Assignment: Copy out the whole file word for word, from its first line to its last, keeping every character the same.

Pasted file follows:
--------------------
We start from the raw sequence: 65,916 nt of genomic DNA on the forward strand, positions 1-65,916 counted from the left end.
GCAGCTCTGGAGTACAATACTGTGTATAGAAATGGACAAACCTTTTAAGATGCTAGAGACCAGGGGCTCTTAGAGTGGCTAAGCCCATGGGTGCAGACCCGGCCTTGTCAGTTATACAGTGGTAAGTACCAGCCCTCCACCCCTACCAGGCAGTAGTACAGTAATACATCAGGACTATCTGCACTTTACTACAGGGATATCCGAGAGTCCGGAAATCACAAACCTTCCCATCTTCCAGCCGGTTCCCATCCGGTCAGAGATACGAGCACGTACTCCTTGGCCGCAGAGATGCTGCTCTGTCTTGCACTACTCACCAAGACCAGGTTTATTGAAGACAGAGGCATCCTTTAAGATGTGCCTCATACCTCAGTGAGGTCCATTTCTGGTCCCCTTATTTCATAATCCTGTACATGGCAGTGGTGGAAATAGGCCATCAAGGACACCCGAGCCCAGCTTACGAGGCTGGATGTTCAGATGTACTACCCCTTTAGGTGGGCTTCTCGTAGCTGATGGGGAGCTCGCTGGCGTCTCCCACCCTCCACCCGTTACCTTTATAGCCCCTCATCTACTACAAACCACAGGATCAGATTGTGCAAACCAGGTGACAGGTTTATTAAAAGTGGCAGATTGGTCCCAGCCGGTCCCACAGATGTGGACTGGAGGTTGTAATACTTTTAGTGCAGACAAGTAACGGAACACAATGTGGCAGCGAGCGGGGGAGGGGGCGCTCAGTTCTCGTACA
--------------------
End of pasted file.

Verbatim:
We start from the raw sequence: 65,916 nt of genomic DNA on the forward strand, positions 1-65,916 counted from the left end.
GCAGCTCTGGAGTACAATACTGTGTATAGAAATGGACAAACCTTTTAAGATGCTAGAGACCAGGGGCTCTTAGAGTGGCTAAGCCCATGGGTGCAGACCCGGCCTTGTCAGTTATACAGTGGTAAGTACCAGCCCTCCACCCCTACCAGGCAGTAGTACAGTAATACATCAGGACTATCTGCACTTTACTACAGGGATATCCGAGAGTCCGGAAATCACAAACCTTCCCATCTTCCAGCCGGTTCCCATCCGGTCAGAGATACGAGCACGTACTCCTTGGCCGCAGAGATGCTGCTCTGTCTTGCACTACTCACCAAGACCAGGTTTATTGAAGACAGAGGCATCCTTTAAGATGTGCCTCATACCTCAGTGAGGTCCATTTCTGGTCCCCTTATTTCATAATCCTGTACATGGCAGTGGTGGAAATAGGCCATCAAGGACACCCGAGCCCAGCTTACGAGGCTGGATGTTCAGATGTACTACCCCTTTAGGTGGGCTTCTCGTAGCTGATGGGGAGCTCGCTGGCGTCTCCCACCCTCCACCCGTTACCTTTATAGCCCCTCATCTACTACAAACCACAGGATCAGATTGTGCAAACCAGGTGACAGGTTTATTAAAAGTGGCAGATTGGTCCCAGCCGGTCCCACAGATGTGGACTGGAGGTTGTAATACTTTTAGTGCAGACAAGTAACGGAACACAATGTGGCAGCGAGCGGGGGAGGGGGCGCTCAGTTCTCGTACA